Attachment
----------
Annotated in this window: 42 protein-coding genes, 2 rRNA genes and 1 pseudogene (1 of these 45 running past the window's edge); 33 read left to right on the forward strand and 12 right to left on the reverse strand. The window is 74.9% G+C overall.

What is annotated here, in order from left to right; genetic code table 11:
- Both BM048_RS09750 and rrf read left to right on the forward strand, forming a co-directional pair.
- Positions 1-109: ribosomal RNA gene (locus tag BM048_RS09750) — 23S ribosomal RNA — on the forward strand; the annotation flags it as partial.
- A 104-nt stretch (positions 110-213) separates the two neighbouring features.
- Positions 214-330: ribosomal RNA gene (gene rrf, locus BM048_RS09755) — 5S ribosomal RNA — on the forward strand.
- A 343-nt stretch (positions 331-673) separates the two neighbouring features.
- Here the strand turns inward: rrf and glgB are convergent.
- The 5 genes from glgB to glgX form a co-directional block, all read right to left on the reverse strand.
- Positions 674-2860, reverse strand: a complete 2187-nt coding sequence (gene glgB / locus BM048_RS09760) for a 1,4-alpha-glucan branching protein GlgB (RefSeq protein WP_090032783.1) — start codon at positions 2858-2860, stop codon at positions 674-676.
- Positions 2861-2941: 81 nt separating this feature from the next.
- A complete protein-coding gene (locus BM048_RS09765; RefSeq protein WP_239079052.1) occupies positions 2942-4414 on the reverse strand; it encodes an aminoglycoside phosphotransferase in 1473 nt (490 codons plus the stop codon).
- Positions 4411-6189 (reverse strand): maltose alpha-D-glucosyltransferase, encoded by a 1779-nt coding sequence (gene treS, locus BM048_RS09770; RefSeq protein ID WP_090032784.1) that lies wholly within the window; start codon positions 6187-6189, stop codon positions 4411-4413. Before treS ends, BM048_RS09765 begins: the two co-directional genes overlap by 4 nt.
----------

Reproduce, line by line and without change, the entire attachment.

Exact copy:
Annotated in this window: 42 protein-coding genes, 2 rRNA genes and 1 pseudogene (1 of these 45 running past the window's edge); 33 read left to right on the forward strand and 12 right to left on the reverse strand. The window is 74.9% G+C overall.

What is annotated here, in order from left to right; genetic code table 11:
- Both BM048_RS09750 and rrf read left to right on the forward strand, forming a co-directional pair.
- Positions 1-109: ribosomal RNA gene (locus tag BM048_RS09750) — 23S ribosomal RNA — on the forward strand; the annotation flags it as partial.
- A 104-nt stretch (positions 110-213) separates the two neighbouring features.
- Positions 214-330: ribosomal RNA gene (gene rrf, locus BM048_RS09755) — 5S ribosomal RNA — on the forward strand.
- A 343-nt stretch (positions 331-673) separates the two neighbouring features.
- Here the strand turns inward: rrf and glgB are convergent.
- The 5 genes from glgB to glgX form a co-directional block, all read right to left on the reverse strand.
- Positions 674-2860, reverse strand: a complete 2187-nt coding sequence (gene glgB / locus BM048_RS09760) for a 1,4-alpha-glucan branching protein GlgB (RefSeq protein WP_090032783.1) — start codon at positions 2858-2860, stop codon at positions 674-676.
- Positions 2861-2941: 81 nt separating this feature from the next.
- A complete protein-coding gene (locus BM048_RS09765; RefSeq protein WP_239079052.1) occupies positions 2942-4414 on the reverse strand; it encodes an aminoglycoside phosphotransferase in 1473 nt (490 codons plus the stop codon).
- Positions 4411-6189 (reverse strand): maltose alpha-D-glucosyltransferase, encoded by a 1779-nt coding sequence (gene treS, locus BM048_RS09770; RefSeq protein ID WP_090032784.1) that lies wholly within the window; start codon positions 6187-6189, stop codon positions 4411-4413. Before treS ends, BM048_RS09765 begins: the two co-directional genes overlap by 4 nt.